Guest Blog by Roderick Leslie – Terry’s future 2

Terry ducked into the low tunnel, pleased the five people following were so quiet. Twenty metres on, they arrived in the cramped dugout with its narrow slits facing across the glade in the young birch wood. It wasn’t long before a small grey snout appeared, followed by a the cub. Terry felt his companions hold their breath as several more cubs and their mother appeared.

Walking back through the darkening evening, everyone was quiet, reflecting on what they had seen. For Terry, the Wolves really were the icing on the cake – fantastic, wonderful animals he loved to watch – and the animals that had secured his family’s future. This evening he’d earn as much as he’d have earns in a week as an under keeper, and then there was the way his wolf watchers treated him, as a hugely respected expert. A mile away, he reflected, from his cynical boss’s ‘Just do what it takes to put the birds over the guns – and remember you’ll be out of a job if you don’t’. Or the guns – most were real gentlemen, but there was always the money element who judged a man solely by how much he earned – and on that basis an under keeper was worth slightly less than a retriever with a good pedigree.

The Wolves weren’t reliable, of course, but with so much else around there was always something to show people, the Pine Martens, Beavers, Ospreys, Eagle Owls to name just a few.

Terry regretted the decade away after he lost his job – but in that time he’d made the money and gained the skills to build his own eco-house and he scored a maximum on the Government’s privilege scheme to attract people back to the new uplands – and what a change he found ! New woodlands springing up naturally, alongside the few remaining farms, a host of new wildlife, rejuvenated rivers and, best of all a growing, young population.

His wildlife watching business got off to a good start – but he needed more publicity. He remembered that at the height of the battle over grouse shooting Chris Packham had said he’d do what he could to help any keeper who had lost out. Back then, of course, he was the bogeyman and Terry blamed him for the loss of his job. But why not give it a try ? A month later Terry watched the TV crew draw up in front of his house. Coffee inside was tense but as soon as Terry and Chris walked through the garden gate into the woods they clicked: a magical day later, and an applauded half hour documentary later, and Terry was booking a year ahead.

Terry thought about the trout they’d be eating for supper – caught by him that morning, three times the size he remembered thanks to the Alder and Birch and the Beaver pools. His freezer was full of venison and Boar, too – despite the Wolves there was still enough to go round. It amused him that people had thought shooting would eliminate Boar again – some chance ! Alongside his wife’s renowned sausages, they were also stars of his popular night walks – watching bats, Nightjar and Woodcock, but with the little stripy piglets seen through night vision gear the stars of the show.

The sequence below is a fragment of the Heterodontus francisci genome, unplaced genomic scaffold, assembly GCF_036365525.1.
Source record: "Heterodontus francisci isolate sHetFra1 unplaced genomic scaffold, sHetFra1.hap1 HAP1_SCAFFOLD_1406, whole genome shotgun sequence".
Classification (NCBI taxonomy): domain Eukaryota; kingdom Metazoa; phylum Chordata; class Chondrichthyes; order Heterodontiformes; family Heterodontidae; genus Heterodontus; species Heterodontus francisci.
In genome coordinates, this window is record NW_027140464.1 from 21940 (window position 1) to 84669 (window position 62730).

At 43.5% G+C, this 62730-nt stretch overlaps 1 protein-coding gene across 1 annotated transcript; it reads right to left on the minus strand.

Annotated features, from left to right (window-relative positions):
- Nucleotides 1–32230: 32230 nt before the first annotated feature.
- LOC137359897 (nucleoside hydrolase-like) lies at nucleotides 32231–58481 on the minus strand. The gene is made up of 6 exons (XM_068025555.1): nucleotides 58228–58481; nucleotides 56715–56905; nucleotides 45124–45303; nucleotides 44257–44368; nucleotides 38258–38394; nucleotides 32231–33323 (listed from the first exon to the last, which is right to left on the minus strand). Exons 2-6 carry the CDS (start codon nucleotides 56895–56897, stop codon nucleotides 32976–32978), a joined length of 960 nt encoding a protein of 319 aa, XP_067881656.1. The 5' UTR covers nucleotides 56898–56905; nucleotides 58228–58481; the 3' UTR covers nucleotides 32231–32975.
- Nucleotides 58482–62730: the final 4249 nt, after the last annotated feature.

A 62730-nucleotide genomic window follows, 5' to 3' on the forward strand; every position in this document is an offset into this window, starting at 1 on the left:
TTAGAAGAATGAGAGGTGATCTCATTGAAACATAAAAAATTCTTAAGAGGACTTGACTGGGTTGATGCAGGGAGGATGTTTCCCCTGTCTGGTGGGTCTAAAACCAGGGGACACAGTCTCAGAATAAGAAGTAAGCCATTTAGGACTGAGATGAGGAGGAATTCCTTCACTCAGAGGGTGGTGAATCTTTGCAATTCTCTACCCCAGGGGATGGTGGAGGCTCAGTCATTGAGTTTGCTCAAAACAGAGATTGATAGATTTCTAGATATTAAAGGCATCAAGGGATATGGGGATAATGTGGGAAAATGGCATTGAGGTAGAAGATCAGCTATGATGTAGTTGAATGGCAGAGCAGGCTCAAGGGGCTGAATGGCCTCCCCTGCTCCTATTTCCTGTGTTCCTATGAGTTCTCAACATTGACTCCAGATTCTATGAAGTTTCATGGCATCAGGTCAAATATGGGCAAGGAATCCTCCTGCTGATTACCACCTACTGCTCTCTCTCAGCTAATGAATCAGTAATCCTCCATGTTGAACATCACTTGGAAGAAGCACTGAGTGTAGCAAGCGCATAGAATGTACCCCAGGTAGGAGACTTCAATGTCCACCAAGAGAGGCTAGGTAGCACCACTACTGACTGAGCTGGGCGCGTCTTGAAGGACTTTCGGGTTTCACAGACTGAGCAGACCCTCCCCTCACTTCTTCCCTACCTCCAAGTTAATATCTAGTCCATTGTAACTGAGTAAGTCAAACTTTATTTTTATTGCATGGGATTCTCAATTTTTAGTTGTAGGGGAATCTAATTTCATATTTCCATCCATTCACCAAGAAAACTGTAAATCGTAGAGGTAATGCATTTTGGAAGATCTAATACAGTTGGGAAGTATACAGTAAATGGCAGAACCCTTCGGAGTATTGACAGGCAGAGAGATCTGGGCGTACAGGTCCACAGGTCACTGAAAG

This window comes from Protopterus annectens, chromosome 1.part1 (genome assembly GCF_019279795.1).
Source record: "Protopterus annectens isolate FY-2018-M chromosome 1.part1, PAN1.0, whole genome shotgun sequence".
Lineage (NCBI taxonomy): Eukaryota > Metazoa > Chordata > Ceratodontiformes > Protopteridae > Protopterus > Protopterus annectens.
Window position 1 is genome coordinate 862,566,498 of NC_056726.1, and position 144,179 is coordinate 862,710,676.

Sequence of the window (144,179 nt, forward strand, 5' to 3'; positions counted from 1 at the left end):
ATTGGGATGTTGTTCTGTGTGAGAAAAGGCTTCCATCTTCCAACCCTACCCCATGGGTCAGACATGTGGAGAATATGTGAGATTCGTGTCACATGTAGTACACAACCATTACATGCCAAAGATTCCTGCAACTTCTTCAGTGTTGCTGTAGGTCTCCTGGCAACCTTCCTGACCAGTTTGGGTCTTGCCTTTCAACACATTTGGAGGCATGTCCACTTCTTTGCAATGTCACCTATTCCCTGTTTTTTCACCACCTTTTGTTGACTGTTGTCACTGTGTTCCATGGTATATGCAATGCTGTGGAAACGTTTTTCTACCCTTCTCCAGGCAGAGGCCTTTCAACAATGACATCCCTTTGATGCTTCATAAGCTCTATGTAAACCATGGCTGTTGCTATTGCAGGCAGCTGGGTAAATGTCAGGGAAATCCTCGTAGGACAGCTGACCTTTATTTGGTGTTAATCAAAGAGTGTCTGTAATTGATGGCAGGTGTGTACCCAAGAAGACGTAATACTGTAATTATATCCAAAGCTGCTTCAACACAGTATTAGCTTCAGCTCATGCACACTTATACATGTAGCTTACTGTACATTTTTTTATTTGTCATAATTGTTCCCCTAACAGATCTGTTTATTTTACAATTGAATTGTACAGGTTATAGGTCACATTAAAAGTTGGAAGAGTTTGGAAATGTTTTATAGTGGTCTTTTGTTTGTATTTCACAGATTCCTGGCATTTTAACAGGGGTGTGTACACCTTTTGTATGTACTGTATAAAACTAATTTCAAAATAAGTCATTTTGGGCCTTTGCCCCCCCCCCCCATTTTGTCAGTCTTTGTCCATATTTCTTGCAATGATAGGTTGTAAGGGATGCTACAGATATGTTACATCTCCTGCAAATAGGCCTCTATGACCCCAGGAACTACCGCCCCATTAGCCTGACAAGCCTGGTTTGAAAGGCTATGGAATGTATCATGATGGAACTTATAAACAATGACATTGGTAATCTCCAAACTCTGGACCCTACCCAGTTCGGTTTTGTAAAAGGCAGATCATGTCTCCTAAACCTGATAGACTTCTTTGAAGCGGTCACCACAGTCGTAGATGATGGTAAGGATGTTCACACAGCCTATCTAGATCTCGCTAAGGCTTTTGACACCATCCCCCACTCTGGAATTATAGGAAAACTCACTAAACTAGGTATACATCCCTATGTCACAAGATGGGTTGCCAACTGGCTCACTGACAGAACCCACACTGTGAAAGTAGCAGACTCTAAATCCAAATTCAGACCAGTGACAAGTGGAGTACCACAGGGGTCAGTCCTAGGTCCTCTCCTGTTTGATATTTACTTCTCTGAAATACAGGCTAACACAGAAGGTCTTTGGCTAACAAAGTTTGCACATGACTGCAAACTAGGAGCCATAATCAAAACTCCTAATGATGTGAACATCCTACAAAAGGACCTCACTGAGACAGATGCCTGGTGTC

Of course, like anyone Terry still faced problems: the neighbours were a bit mixed – he got on well with the professional mountain bikers who always respected his advice about avoiding sensitive spots, the sheep farmers still worried him, despite the generous compensation for the rare losses to Wolves, but he really didn’t understand the Buddhist meditators at all – at least they were harmless and loved the environment. And they were all fighting together, against a dozy local authority, to extend the school, which shot from near closure to Portacabin-overcrowding in just a decade.

As Terry thought about the dream family holiday he thought he’d be able to afford at last – an East African Safari – he reflected on the extraordinary journey from the day grouse shooting went – whoever would have guessed he’d be here doing the work he loved more than anything in this new, rewooded environment, better off and happier than he could ever have imagined.

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14 Replies to “Guest Blog by Roderick Leslie – Terry’s future 2”

  1. You should make it a book! You would have 20,000+ to buy it to start with from this blog!!

  2. It's good to have a response to the first 'Terry' which didn't seem very helpful to me. While it's interesting, I don't think the 'story' format is helpful as it's too imprecise. Anyone care to draw a mind-map? Then the individual aspects of the issue can be debated and their relative importance assessed with less heat!

    1. Nigel - you seem fixated with Kentucky - you should read my book, A Message from Martha - Chapter 4 has bits and pieces about Kentucky.

      But I fail to see the relevance otherwise. Or, actually, maybe it is your failure to explain it, not mine. have a go, and we'll see.

      1. Just as a point of interest, there are now more wolves in Europe than there are in North America. They are even present within an hour's drive of the centre of Rome.

      2. Terry Future Part 3,